When someone suffers an injury because of a defective product, they may be able to recover damages under Florida’s product liability laws. Product liability lawsuits are claims brought against a manufacturer or seller for putting a defective product into the stream of commerce. In Florida, most product liability claims stem from design defects, manufacturing defects, and marketing defects. The majority of these cases encompass the doctrine of strict liability. Although there are many similarities between ordinary negligence clams and strict liability, the difference is critical. Lawsuits involving strict liability claims do not typically require that the plaintiff provide proof of the defendant’s failure to exercise reasonable care. Instead, liability is imposed based on the defendant’s capacity as a manufacturer, retailer, or seller.
Issues often arise when the defendant is an intermediary or sells products from a third-party, such as is the case with Amazon. Historically, Amazon has avoided liability by maintaining its position as a mere conduit between buyers and sellers. The major online marketplace has relied on the Communications Decency Act, which provides legal protections for online entities for content users post on their platforms. However, courts across the United States have started to examine whether this broad-ranging protection is appropriate.
In fact, a state appellate court recently issued a noteworthy opinion in a product liability lawsuit against Amazon. In that case, the plaintiff purchased a computer battery on Amazon, by a seller using a fictitious name on the website. Amazon charged the plaintiff, acquired the battery from one of their warehouses, prepared it for shipment in Amazon packaging, and mailed it to the plaintiff. The plaintiff suffered severe burns when the battery exploded a few months later.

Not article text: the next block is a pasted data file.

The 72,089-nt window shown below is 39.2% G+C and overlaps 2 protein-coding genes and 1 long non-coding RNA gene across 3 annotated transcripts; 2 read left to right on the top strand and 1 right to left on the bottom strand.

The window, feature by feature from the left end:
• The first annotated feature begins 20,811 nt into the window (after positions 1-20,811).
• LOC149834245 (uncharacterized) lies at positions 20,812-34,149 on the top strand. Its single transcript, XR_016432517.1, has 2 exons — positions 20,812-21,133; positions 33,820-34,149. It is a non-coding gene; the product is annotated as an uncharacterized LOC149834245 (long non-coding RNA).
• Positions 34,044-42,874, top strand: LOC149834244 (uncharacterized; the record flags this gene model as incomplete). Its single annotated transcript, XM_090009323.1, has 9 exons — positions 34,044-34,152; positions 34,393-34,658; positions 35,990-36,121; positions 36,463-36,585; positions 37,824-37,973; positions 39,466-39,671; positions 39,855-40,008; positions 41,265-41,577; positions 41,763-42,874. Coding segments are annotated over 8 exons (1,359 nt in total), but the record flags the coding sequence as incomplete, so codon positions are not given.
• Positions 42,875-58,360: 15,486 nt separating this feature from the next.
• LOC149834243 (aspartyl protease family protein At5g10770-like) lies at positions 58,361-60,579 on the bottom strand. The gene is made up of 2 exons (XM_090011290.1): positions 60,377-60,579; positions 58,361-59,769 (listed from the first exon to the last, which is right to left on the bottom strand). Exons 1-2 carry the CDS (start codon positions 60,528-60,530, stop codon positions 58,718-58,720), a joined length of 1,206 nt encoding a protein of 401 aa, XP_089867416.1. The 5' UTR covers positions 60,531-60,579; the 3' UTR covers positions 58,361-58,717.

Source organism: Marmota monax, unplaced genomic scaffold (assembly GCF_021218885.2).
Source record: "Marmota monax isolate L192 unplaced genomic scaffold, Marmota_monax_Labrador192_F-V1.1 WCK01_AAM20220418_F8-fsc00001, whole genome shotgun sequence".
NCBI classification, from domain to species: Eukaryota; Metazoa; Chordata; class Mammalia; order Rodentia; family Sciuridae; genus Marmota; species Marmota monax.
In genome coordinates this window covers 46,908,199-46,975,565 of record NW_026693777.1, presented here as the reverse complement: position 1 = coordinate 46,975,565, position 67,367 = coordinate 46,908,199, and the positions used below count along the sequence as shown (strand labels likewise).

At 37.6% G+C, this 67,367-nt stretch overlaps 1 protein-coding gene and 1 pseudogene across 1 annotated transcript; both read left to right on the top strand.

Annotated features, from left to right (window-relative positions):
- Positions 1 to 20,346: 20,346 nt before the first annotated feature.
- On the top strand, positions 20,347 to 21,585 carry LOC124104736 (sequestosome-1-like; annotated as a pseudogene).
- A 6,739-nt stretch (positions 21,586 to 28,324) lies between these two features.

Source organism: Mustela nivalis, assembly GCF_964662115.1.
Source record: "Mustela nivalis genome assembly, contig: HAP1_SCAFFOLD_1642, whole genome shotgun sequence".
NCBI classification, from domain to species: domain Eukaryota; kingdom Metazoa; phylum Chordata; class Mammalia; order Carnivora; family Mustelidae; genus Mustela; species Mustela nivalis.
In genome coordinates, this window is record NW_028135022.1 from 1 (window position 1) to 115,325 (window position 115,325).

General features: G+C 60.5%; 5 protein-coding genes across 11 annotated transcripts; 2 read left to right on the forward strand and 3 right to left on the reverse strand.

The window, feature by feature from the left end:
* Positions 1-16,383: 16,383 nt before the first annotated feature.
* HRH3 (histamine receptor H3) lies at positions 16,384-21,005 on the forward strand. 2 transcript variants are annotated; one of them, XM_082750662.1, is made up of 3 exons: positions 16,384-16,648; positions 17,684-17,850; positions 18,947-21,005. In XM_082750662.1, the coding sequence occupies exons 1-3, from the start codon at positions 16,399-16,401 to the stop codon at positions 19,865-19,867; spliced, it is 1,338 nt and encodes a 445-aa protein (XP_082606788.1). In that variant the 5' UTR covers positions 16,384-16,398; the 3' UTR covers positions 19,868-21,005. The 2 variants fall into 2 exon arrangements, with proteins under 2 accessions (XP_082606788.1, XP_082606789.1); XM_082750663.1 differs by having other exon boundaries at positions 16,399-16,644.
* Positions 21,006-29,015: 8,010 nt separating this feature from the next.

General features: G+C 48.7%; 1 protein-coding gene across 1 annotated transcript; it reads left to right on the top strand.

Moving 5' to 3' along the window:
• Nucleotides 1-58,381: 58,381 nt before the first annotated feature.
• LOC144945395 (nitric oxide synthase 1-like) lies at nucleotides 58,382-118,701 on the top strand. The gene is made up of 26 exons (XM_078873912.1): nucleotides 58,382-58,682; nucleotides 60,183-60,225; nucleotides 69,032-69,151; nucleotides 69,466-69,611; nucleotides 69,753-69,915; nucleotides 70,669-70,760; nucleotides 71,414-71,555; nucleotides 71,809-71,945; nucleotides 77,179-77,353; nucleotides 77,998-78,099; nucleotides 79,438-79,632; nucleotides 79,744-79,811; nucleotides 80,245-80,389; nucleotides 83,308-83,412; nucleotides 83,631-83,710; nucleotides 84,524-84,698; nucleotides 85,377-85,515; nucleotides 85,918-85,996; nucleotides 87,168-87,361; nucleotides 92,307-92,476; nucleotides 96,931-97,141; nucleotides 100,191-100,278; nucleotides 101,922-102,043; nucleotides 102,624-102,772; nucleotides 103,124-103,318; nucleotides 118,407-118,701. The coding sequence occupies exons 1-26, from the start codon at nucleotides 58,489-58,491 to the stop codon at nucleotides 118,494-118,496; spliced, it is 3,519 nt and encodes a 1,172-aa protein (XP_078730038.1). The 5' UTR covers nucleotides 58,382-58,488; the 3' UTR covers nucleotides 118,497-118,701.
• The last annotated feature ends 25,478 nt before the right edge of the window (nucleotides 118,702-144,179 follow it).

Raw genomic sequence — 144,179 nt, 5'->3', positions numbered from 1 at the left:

The woman sued Amazon and several other defendants, arguing that, amongst other issues, they were strictly liable for the defective product. Amazon argued that they are not liable because they did not distribute, manufacture, or sell the defective battery. On appeal, the court found that in this case, Amazon, put itself between the third-party seller and buyer, and therefore they should be liable for the defective product. The court reasoned that under these specific circumstances, strict liability was appropriate because it provided the victim with the highest level of protection, and there was no injustice to the defendants, because they could adjust their business practices with the third-party seller.
Have You Suffered Injuries Because of a Defective Product?
If you or someone you love has suffered serious injuries or died due to a defective product, contact the experienced Florida defective product attorneys at Friedman Rodman Frank & Estrada, P.A. The attorneys at our law firm understand the ever-changing and complex laws surrounding product liability cases, and pride ourselves on keeping apprised of relevant laws and trends in these cases. Using our skills, knowledge, and experience, we have successfully recovered millions of dollars on behalf of our clients. Compensation in these cases often involve payments for medical expenses, property damage, lost wages, loss of companionship, and pain and suffering. Contact our office at 877-448-8585 to schedule a free initial consultation with an attorney at our law firm.